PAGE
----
Become a fan of h2g2
Having moved from Scotland to Australia in 2005 to find out if she had fallen in love with the country as well as her husband a decade ago, she decided that the answer was ‘yes’ and intended to stay.
However life has always had a marvellous way of changing her best-laid plans. And it happened again. An unexpected work opportunity presented itself in mid-2008: one too good to miss.
As a result the Witter from Down Under is now coming from the land of the long white cloud - New Zealand.
Please join us and read Frenchbean’s commentary on a new country, a new city, a new job and new friends.
Where the Earth Moves
One of my complaints about town and city centres is that they are increasingly homogeneous. You can discern the country by the brand of the banks, the colour of the post boxes and the names of the big clothes retailers. But it’s progressively more difficult to distinguish one city from another within each nation.
There is a commercial argument that people want to know the shops in which they’re going to spend their money. And that we, the consumer, need to be reassured that Boots the Chemist is just as reliable in Dumfries as it is in Bristol, and that The Body Shop looks the same in New Plymouth as in Dunedin and London.
Well, the new Christchurch is bucking the trend. And it’s gaining support from all quarters.
I have briefly Wittered on the subject of RE:start – or the ‘pop-up mall’ - which has been created on what was the pedestrianised thoroughfare of Cashel Street. It opened at the end of October to great fanfare.
I was one of the doubters about its success, but now admit to being proved completely wrong, both on a commercial level and a personal one. I love it.
It is constructed entirely from shipping containers and it seems that not only locals but visitors are enjoying the unique atmosphere of this ‘temporary’ shopping and entertainment street. I wonder how temporary it will be, given its extraordinary charm and attraction.
It is distinctly Chchch, unique to the city.
The shipping containers have been deconstructed to provide doors and windows into shops, which occupy one or two containers each; some on top of each other to provide surprising café venues. Each container is painted a different bright colour. They occupy ‘lanes’ either side of the former pedestrianised street, occupying sites that once were brick shop buildings.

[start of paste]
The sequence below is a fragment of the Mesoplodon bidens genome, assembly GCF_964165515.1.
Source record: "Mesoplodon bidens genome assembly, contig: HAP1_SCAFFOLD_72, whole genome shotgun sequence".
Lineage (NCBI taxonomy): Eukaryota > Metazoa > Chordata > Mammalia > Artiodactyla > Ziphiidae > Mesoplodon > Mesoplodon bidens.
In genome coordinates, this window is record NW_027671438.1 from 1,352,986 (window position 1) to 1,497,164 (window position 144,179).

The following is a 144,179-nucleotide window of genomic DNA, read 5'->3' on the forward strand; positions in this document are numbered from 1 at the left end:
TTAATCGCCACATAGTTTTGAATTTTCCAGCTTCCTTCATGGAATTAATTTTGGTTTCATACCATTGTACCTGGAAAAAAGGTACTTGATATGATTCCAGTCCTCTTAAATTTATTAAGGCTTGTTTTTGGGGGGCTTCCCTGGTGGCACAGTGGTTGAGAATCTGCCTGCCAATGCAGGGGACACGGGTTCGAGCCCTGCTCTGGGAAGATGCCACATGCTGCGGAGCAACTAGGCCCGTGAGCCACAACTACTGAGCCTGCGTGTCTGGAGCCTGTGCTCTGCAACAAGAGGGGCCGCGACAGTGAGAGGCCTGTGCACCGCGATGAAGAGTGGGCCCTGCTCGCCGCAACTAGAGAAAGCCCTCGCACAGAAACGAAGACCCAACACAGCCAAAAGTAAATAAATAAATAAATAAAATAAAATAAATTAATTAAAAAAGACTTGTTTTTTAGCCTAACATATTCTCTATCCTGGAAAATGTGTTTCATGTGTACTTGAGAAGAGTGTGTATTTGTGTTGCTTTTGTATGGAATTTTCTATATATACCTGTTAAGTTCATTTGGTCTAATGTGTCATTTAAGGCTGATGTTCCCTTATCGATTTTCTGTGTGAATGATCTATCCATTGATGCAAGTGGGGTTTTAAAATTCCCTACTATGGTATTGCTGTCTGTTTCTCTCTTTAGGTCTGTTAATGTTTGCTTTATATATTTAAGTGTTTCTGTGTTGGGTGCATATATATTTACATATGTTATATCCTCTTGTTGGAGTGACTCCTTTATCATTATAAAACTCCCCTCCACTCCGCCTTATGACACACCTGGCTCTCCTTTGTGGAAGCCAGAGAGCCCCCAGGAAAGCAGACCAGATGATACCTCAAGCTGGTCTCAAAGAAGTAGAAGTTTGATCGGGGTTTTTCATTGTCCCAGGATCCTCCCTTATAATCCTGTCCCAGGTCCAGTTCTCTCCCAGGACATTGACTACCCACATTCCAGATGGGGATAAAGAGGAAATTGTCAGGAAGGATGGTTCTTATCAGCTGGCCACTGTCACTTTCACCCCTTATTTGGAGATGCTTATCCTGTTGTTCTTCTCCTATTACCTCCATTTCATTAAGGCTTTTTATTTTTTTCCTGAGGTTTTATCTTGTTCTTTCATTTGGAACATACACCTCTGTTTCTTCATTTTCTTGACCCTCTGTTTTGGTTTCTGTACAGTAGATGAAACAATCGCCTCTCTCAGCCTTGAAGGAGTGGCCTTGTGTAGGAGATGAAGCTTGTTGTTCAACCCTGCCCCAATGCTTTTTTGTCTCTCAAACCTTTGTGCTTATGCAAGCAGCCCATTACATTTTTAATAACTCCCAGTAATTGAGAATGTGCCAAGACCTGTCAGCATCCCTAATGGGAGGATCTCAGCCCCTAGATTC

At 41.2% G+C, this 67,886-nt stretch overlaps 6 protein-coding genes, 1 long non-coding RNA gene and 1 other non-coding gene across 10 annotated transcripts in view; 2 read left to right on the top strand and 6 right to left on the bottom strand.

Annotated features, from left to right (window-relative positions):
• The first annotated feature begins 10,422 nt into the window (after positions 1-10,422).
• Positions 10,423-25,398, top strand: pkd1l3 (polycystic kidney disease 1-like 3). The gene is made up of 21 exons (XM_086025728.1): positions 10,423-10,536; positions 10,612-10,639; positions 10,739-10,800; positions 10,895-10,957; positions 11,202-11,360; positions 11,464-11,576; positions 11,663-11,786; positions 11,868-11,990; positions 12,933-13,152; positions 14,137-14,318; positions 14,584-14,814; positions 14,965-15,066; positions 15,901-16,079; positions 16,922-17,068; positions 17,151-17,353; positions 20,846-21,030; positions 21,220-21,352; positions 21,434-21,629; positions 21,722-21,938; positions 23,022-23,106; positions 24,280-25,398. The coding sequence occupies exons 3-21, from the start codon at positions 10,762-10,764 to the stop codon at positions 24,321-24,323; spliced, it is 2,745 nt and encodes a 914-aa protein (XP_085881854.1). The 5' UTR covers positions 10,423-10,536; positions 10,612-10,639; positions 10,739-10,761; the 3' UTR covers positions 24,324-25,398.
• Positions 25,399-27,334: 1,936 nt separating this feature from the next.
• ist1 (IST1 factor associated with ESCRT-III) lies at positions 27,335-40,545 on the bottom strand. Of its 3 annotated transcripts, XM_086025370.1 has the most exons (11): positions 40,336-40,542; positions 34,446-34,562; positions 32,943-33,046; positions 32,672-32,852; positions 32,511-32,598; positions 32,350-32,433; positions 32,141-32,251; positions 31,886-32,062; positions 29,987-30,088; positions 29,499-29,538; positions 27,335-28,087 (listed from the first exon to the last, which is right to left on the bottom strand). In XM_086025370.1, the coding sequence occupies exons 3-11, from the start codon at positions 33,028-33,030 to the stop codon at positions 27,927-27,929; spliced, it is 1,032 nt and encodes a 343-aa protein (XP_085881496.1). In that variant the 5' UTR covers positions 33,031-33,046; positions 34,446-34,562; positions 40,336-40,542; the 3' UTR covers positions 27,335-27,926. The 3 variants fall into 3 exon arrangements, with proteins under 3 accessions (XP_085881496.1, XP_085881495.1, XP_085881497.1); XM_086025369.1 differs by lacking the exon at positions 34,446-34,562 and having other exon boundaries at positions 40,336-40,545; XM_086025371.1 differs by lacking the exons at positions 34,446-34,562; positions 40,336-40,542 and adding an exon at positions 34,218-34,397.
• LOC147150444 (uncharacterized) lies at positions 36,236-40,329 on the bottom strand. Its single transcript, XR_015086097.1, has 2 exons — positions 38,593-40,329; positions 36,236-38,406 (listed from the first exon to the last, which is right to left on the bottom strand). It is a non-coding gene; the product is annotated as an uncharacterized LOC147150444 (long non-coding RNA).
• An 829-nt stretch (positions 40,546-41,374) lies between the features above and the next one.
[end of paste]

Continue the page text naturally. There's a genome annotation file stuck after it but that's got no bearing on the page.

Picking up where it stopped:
In amongst the container shops are spaces for street entertainers; musicians and performance artists. There are benches full of shoppers and eaters. There are tubs of flowers and a few trees which have survived the upheaval of shakes and subsequent demolitions.
And at the city-centre end of the street is an impenetrable wooden fence with Perspex-filled windows, through which the view is one of grey dust, rubble, cranes, cordon fencing, the odd worker in a hiviz vest and hard hat.
Turn back and there’s a colourful, people-filled buzz.
Turn back and it’s desolation.
One movement. One blink. A different world.
It makes Chchch unique.
This has been recognised by The Lonely Planet, which this week published a guide article stating the Chchch is an ‘exciting city’ This is, of course, music to the ears to local tourism bodies and operators. But it’s also a recognition to all of us that Chchch is still breathing and even thriving.
Our Mayor was so pleased that he has suggested people should come here to experience a small aftershock to take home as a travellers’ tale. I’m not so sure about the marketing potential of that idea!
There are a surprising number of visitors about Chchch. Cruise ships make up a sizeable proportion of the tourists, as well as heaps of backpackers.
Their photographs of cordons, rubble, dust, demolition cranes and partly deconstructed high-rise buildings are sure to be ‘oohed’ and ‘aahed’ at when they get home. And hopefully they’ll also leave with good-news stories about the revival of the city, like the RE:start mall.
The aforementioned cruise ships would mostly have berthed at the Port of Lyttelton in pre-earthquake times; a mere 30 minutes coach-trip to the CBD. But the wharfs at Lyttelton are munted (our special word for buggered, broken or screwed) and the ships are stopping at Akaroa on Banks Peninsula instead.
This entails an hour and a half coach journey on steep and windy roads to reach Chchch, but many visitors are prepared to put up with the inconvenience if the numbers of coaches we encounter on our Peninsula trips are a guide to the continued popularity of the city.
Once in Chchch they have time to be punted along the River Avon by boys in boater hats, or to wander round the Botanic Gardens and Canterbury Museum, or shop in the pop-up mall and find a place to eat. They seem to be lapping it up.
Akaroa will host 80 cruise ships diverted from Lyttelton this season, carrying up to 2.600 passengers each; with as many as six arriving on a single day. And the passengers are predicted to inject $30m into the local economy.
Inevitably this brings huge benefits to the town which has a resident population of 500, because many of the visitors opt to stay on beautiful Banks Peninsula, rather than go on a day trip in a coach.
But for some locals – and some not-quite-so-locals like us – it makes Akaroa something like hell. The town is not built to deal with such crowds, who spill onto the roads, into cafes and shops, fill the harbour-side benches and generally clog the place up so as to make it virtually impassable.
But it is a temporary influx. Once the Port of Lyttelton wharfs are fixed many, if not most, of the cruise companies will revert to that destination and Akaroa will return to a sleepier beat.
I admit to pure self-interest: I want Banks Peninsula returned to me please.